Two conservation groups say the National Marine Fisheries Service is violating federal law by failing to assess the direct, indirect and cumulative impacts of Pacific coast salmon fishing on endangered southern resident killer whales.
After initially seeking and getting a new biological opinion (BiOp) on fishing impacts on the whales after filing Center for Biological Diversity et al. v. National Marine Fisheries Service et al. in April 2019, the groups are now asking the case judge to vacate the one-year BiOp along with an environmental assessment and finding of no significant impact. They also want an order for the agency to reinitiate consultation over the Pacific Coast Fishery Management Plan for fishing and complete a supplemental EIS, including mitigation measures to reduce risk of insufficient prey for the orcas.
The Center for Biological Diversity and Wild Fish Conservancy made their request in an amended complaint filed June 5 in U.S. District Court for the Western District of Washington in Seattle. They claim that up to 300,000 Chinook are harvested by commercial fishing authorized in the fishery plan, which is approved by NMFS. The loss of those Chinook—the orca's primary food—can interfere in the orcas' feeding behavior, causing them to forage for longer periods, travel to new locations or abandon their efforts, the lawsuit says.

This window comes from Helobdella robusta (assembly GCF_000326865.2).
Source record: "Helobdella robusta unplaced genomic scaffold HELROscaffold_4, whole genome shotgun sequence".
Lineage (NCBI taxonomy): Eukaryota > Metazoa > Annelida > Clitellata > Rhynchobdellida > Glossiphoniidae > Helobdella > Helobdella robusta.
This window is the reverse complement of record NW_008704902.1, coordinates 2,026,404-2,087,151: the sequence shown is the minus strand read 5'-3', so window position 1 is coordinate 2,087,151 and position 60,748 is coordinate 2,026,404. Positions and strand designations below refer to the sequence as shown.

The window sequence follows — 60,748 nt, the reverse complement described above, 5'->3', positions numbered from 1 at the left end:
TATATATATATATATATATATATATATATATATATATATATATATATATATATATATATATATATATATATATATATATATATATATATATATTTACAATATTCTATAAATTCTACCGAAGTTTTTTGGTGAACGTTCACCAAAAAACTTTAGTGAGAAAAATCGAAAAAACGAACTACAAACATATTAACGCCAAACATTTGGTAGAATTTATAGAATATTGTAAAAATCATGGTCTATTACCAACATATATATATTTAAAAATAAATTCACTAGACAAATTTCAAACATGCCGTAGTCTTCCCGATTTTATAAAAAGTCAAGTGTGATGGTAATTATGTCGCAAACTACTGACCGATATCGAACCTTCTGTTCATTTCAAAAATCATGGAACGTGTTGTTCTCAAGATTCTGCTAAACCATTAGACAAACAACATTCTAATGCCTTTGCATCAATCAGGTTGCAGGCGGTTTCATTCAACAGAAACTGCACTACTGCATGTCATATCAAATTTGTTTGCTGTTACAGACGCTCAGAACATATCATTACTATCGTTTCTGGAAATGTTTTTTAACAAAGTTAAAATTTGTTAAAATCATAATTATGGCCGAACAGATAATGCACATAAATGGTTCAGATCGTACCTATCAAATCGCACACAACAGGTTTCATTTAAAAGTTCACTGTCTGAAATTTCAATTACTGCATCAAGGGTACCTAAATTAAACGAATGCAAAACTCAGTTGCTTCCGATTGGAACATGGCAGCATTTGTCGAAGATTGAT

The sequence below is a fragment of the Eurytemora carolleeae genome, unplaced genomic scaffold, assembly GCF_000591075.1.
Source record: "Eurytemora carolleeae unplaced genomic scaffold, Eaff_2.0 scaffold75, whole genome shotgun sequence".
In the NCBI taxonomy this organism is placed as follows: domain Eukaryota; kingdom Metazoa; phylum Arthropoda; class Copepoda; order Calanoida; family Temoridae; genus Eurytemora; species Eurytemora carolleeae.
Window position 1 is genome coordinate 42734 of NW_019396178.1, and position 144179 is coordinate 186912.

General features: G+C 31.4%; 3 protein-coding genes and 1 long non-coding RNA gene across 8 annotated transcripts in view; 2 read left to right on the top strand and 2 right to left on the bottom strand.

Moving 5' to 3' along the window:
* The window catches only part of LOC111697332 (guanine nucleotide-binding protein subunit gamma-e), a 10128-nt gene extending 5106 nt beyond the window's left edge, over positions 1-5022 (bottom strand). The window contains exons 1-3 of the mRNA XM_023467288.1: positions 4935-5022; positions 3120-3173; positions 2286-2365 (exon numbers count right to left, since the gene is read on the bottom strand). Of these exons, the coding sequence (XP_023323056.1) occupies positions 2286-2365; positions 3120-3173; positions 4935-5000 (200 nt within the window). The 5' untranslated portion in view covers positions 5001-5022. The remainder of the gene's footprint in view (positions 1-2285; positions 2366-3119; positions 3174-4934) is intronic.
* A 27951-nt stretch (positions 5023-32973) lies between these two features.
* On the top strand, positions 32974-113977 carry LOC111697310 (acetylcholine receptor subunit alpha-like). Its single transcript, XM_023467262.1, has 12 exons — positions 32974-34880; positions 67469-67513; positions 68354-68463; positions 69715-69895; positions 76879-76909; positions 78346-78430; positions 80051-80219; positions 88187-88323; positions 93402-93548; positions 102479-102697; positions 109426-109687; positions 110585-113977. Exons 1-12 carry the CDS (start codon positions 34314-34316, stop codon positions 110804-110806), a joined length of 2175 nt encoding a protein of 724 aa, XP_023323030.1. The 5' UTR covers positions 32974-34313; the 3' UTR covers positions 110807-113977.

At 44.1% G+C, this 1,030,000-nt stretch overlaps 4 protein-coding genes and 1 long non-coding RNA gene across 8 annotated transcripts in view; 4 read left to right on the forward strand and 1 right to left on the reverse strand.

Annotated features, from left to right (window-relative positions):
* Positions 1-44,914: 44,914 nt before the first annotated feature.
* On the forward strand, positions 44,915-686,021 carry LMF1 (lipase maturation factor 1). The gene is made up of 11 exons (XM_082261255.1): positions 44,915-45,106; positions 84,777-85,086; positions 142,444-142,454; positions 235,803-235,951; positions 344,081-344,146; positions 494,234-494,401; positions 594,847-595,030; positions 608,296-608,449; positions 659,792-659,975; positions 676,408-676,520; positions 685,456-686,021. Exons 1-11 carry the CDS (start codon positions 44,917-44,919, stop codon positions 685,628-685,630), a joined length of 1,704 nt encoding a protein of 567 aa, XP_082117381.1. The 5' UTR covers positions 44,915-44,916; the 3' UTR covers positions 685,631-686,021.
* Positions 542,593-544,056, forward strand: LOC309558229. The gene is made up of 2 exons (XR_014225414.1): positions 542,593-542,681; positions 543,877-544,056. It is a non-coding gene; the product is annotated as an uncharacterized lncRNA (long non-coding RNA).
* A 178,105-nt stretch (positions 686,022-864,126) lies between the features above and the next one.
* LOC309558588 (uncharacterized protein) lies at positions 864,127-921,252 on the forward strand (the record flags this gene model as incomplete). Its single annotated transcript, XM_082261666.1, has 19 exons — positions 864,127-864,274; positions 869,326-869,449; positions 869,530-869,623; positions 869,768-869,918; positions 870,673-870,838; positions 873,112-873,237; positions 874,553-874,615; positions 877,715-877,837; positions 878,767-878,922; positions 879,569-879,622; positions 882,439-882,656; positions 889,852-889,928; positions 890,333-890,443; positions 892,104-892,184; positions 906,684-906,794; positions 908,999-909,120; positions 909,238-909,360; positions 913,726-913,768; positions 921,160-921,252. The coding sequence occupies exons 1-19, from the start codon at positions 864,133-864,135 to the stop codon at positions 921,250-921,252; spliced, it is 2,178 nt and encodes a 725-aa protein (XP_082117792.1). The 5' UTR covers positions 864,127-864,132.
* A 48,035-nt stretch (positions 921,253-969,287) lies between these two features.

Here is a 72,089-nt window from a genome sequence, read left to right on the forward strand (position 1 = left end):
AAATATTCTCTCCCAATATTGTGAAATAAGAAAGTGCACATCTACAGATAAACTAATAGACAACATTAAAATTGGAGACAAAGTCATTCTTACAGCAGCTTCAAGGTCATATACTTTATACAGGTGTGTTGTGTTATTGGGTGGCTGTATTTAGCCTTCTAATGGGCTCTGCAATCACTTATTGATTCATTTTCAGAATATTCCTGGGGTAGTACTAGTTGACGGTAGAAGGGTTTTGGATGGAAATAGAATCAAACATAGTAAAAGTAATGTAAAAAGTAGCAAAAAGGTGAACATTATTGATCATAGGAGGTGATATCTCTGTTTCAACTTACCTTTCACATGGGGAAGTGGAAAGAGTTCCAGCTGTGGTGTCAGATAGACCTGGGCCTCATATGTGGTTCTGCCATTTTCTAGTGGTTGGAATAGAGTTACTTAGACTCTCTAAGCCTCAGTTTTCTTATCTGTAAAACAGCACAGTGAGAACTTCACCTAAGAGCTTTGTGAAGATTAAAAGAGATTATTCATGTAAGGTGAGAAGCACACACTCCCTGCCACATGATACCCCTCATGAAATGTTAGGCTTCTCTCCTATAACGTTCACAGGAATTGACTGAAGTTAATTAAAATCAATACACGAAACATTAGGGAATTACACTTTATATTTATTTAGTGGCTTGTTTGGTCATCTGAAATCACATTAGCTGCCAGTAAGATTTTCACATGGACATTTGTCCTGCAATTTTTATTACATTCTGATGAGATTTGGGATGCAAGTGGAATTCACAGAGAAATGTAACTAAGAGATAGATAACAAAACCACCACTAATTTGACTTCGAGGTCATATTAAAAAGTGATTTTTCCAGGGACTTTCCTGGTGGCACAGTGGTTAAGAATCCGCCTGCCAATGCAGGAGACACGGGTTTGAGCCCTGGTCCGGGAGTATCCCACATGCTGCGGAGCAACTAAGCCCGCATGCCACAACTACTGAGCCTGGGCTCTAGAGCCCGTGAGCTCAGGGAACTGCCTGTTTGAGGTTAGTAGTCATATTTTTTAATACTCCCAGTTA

Plaintiffs claim that in approving this year's fishing seasons, NMFS continued to rely on analysis from the 2009 BiOp for southern resident killer whales, and failed to properly examine numerous impacts of salmon fishing on the orcas.
In addition to asking the judge to order a new BiOp, supplemental EIS and mitigation, the groups are asking the judge for declarations the agency is violating the Endangered Species Act, the National Environmental Policy Act, the Administrative Procedure Act and the Magnuson-Stevens Act.
In a different lawsuit, Wild Fish Conservancy is calling into question commercial fishing off Alaska's southeast coast. The group is seeking an injunction—also through the U.S. District Court in Seattle—to halt Chinook salmon fishing there in July, arguing the Alaska fishing season prevents significant numbers of fish from returning to Pacific coastal waters, where orcas could hunt for them. A U.S. District judge has not yet ruled on the request.